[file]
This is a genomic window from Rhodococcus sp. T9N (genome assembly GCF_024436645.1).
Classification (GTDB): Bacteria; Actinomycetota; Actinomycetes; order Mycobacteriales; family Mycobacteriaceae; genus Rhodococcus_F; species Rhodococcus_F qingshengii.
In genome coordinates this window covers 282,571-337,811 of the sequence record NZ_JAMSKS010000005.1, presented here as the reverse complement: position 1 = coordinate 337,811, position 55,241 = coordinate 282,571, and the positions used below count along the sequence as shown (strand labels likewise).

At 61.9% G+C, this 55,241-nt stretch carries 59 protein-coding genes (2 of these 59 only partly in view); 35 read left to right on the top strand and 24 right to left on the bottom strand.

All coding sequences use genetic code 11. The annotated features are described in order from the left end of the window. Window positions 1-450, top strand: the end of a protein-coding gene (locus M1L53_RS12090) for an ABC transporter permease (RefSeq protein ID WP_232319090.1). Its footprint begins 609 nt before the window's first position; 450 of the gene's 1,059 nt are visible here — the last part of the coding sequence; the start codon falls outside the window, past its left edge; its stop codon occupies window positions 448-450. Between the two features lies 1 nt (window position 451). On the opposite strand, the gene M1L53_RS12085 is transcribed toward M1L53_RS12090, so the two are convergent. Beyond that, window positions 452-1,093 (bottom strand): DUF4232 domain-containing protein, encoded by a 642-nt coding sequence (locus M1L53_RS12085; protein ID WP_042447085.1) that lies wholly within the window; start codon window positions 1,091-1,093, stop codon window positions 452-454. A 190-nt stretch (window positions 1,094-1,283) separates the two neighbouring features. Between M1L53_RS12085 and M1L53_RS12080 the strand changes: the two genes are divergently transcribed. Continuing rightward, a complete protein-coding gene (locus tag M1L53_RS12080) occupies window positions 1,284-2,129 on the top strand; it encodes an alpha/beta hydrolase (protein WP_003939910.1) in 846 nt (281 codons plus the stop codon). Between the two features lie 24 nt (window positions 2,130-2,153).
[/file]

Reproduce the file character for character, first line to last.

This is a genomic window from Rhodococcus sp. T9N (genome assembly GCF_024436645.1).
Classification (GTDB): Bacteria; Actinomycetota; Actinomycetes; order Mycobacteriales; family Mycobacteriaceae; genus Rhodococcus_F; species Rhodococcus_F qingshengii.
In genome coordinates this window covers 282,571-337,811 of the sequence record NZ_JAMSKS010000005.1, presented here as the reverse complement: position 1 = coordinate 337,811, position 55,241 = coordinate 282,571, and the positions used below count along the sequence as shown (strand labels likewise).

At 61.9% G+C, this 55,241-nt stretch carries 59 protein-coding genes (2 of these 59 only partly in view); 35 read left to right on the top strand and 24 right to left on the bottom strand.

All coding sequences use genetic code 11. The annotated features are described in order from the left end of the window. Window positions 1-450, top strand: the end of a protein-coding gene (locus M1L53_RS12090) for an ABC transporter permease (RefSeq protein ID WP_232319090.1). Its footprint begins 609 nt before the window's first position; 450 of the gene's 1,059 nt are visible here — the last part of the coding sequence; the start codon falls outside the window, past its left edge; its stop codon occupies window positions 448-450. Between the two features lies 1 nt (window position 451). On the opposite strand, the gene M1L53_RS12085 is transcribed toward M1L53_RS12090, so the two are convergent. Beyond that, window positions 452-1,093 (bottom strand): DUF4232 domain-containing protein, encoded by a 642-nt coding sequence (locus M1L53_RS12085; protein ID WP_042447085.1) that lies wholly within the window; start codon window positions 1,091-1,093, stop codon window positions 452-454. A 190-nt stretch (window positions 1,094-1,283) separates the two neighbouring features. Between M1L53_RS12085 and M1L53_RS12080 the strand changes: the two genes are divergently transcribed. Continuing rightward, a complete protein-coding gene (locus tag M1L53_RS12080) occupies window positions 1,284-2,129 on the top strand; it encodes an alpha/beta hydrolase (protein WP_003939910.1) in 846 nt (281 codons plus the stop codon). Between the two features lie 24 nt (window positions 2,130-2,153).